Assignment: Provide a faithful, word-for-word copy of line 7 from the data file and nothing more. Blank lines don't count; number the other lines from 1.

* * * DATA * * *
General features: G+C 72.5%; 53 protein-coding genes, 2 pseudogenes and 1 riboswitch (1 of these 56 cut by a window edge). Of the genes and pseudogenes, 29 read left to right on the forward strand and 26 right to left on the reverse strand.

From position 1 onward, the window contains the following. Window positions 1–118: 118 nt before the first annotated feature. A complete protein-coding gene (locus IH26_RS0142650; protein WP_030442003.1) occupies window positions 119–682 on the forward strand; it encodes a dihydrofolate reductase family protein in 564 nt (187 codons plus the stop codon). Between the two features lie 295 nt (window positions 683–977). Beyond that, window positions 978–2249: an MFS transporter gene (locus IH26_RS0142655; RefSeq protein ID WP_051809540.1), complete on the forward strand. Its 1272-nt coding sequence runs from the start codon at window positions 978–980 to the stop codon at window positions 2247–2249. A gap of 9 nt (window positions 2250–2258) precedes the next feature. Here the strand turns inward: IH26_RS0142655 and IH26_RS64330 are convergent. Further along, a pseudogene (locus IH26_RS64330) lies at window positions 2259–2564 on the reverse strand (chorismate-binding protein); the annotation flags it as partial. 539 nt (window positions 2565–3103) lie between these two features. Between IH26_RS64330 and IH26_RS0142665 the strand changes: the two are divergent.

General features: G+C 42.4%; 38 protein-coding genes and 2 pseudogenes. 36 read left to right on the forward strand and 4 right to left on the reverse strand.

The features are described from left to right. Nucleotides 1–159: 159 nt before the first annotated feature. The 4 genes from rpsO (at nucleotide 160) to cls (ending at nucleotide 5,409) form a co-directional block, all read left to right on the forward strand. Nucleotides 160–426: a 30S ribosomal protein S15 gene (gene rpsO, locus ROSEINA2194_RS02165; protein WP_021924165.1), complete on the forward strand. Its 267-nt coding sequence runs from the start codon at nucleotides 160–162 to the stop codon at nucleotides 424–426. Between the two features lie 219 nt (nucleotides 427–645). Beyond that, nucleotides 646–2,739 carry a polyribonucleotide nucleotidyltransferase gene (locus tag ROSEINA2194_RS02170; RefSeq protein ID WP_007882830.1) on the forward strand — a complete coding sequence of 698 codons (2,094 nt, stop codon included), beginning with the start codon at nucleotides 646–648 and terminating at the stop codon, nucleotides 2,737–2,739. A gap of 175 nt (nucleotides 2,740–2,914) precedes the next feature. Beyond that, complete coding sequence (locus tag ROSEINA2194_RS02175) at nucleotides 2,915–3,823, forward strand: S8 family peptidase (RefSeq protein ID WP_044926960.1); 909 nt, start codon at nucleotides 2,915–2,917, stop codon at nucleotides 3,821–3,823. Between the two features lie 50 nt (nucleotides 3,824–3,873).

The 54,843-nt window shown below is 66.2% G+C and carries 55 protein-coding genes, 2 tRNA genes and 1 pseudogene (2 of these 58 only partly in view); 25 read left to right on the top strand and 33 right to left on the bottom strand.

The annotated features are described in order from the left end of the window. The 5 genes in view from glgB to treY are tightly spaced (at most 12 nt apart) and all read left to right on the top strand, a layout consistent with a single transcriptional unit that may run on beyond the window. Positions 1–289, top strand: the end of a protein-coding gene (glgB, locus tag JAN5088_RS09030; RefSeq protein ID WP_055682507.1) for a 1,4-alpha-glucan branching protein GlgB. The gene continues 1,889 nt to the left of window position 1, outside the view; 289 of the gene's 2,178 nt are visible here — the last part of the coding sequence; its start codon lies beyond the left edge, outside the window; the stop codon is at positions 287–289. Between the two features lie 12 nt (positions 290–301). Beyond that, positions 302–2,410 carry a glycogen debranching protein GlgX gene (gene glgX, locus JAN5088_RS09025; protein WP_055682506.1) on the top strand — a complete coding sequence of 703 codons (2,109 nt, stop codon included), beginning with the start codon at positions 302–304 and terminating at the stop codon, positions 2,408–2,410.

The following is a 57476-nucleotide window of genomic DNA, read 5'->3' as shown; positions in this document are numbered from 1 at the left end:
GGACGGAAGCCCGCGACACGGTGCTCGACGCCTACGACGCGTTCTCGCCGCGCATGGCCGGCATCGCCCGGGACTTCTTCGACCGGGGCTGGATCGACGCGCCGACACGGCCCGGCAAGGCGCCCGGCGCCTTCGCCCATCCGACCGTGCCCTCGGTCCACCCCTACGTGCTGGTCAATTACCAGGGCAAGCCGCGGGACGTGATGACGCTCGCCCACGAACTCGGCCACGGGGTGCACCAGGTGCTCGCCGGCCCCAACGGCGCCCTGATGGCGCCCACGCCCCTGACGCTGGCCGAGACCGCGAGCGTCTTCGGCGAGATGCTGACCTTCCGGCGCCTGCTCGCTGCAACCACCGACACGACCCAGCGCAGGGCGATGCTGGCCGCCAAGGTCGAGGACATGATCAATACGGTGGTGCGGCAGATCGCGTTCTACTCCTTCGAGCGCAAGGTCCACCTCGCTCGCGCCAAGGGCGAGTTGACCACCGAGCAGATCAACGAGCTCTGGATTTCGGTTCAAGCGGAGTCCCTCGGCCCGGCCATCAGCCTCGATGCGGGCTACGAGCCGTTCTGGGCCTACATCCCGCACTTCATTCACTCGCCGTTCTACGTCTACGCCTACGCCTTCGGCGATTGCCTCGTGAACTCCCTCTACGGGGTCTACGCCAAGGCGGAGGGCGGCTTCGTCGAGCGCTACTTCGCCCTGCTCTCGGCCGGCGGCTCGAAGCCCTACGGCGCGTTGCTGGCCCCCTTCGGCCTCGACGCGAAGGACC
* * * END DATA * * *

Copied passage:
The following is a 57476-nucleotide window of genomic DNA, read 5'->3' as shown; positions in this document are numbered from 1 at the left end: